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Why Israelis and Palestinians demonize each other

Israeli senior politicians and officials are demonizing the enemy by accusing Palestinian society of sanctifying death instead of cherishing life.
Women mourn during the funeral of Palestinian Ahmed Zakarna in the West Bank town of Qabatya, near Jenin February 5, 2016. Zakarna and two other Palestinians armed with guns, knives and explosives killed an Israeli border policewoman and seriously wounded another before being shot dead by nearby officers at an entrance to Jerusalem's walled Old City on Wednesday, Israeli police said. REUTERS/Mohamad Torokman - RTX25N6L
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Against the backdrop of the “Individuals' Intifada,” an emotionally charged discourse has been taking place in Israel in recent weeks on the sanctity of life in the eyes of Israelis versus the sanctity and glorification of death among the Palestinians. Had the debate been confined to the social networks, with all sorts of ideological, religious or psychological “explanations” proposed to the conflict, it is doubtful whether this discourse would have been taken seriously. However, the debate emerges from top decision-makers within the Israeli political and security establishments.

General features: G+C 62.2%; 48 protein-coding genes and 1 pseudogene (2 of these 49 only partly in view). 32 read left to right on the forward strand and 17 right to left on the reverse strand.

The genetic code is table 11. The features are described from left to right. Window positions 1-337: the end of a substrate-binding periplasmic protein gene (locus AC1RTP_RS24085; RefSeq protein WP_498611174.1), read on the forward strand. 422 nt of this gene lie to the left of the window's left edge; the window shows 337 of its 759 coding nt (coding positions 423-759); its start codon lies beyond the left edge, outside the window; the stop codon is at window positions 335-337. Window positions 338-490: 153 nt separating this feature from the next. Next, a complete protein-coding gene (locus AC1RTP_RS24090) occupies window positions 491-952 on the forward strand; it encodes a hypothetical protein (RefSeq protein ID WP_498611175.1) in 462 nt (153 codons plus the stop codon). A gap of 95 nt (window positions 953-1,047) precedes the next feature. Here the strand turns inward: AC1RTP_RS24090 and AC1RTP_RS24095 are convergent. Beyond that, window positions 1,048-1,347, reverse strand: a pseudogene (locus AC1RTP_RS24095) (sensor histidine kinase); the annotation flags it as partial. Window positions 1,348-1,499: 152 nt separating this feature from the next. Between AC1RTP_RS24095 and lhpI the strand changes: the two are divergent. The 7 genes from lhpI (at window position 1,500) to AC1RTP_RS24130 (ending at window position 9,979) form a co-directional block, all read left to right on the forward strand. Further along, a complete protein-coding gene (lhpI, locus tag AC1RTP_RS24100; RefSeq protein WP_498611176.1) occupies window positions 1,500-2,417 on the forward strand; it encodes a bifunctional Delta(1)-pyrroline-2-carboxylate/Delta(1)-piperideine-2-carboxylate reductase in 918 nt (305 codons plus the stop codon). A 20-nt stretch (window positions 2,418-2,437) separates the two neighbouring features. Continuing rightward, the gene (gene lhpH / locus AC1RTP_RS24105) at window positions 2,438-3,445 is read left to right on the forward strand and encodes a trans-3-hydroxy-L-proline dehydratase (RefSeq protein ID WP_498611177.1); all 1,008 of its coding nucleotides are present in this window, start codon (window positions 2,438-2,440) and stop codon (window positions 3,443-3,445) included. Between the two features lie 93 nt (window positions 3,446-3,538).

The argument often raised is that the Palestinians are readily sending their children to their death and that human life is regarded cheaply in their eyes, while the Israelis bitterly mourn every victim of a terrorist attack and every fallen soldier on the battlefield, seen by Judaism as constituting “an entire world” (Babylonian Talmud, Tractate Sanhedrin 37a).

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